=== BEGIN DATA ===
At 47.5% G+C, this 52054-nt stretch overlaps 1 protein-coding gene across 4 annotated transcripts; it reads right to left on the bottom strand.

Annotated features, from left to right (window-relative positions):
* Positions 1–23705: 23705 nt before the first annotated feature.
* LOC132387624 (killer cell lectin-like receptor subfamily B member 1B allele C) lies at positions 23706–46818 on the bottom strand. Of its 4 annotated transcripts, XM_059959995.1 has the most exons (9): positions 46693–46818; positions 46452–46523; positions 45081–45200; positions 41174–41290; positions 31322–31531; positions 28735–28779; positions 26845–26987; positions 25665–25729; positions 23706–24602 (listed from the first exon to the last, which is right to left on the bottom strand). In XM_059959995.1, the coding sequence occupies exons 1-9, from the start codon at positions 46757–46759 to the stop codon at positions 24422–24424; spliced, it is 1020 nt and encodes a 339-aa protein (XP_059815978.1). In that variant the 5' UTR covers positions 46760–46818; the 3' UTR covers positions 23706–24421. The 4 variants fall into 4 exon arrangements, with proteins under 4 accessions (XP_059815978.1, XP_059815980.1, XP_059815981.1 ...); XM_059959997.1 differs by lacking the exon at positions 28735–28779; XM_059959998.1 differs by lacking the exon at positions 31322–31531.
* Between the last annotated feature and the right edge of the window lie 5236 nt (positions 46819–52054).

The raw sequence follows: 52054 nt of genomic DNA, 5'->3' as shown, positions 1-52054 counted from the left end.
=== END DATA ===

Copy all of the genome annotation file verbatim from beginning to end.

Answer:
At 47.5% G+C, this 52054-nt stretch overlaps 1 protein-coding gene across 4 annotated transcripts; it reads right to left on the bottom strand.

Annotated features, from left to right (window-relative positions):
* Positions 1–23705: 23705 nt before the first annotated feature.
* LOC132387624 (killer cell lectin-like receptor subfamily B member 1B allele C) lies at positions 23706–46818 on the bottom strand. Of its 4 annotated transcripts, XM_059959995.1 has the most exons (9): positions 46693–46818; positions 46452–46523; positions 45081–45200; positions 41174–41290; positions 31322–31531; positions 28735–28779; positions 26845–26987; positions 25665–25729; positions 23706–24602 (listed from the first exon to the last, which is right to left on the bottom strand). In XM_059959995.1, the coding sequence occupies exons 1-9, from the start codon at positions 46757–46759 to the stop codon at positions 24422–24424; spliced, it is 1020 nt and encodes a 339-aa protein (XP_059815978.1). In that variant the 5' UTR covers positions 46760–46818; the 3' UTR covers positions 23706–24421. The 4 variants fall into 4 exon arrangements, with proteins under 4 accessions (XP_059815978.1, XP_059815980.1, XP_059815981.1 ...); XM_059959997.1 differs by lacking the exon at positions 28735–28779; XM_059959998.1 differs by lacking the exon at positions 31322–31531.
* Between the last annotated feature and the right edge of the window lie 5236 nt (positions 46819–52054).

The raw sequence follows: 52054 nt of genomic DNA, 5'->3' as shown, positions 1-52054 counted from the left end.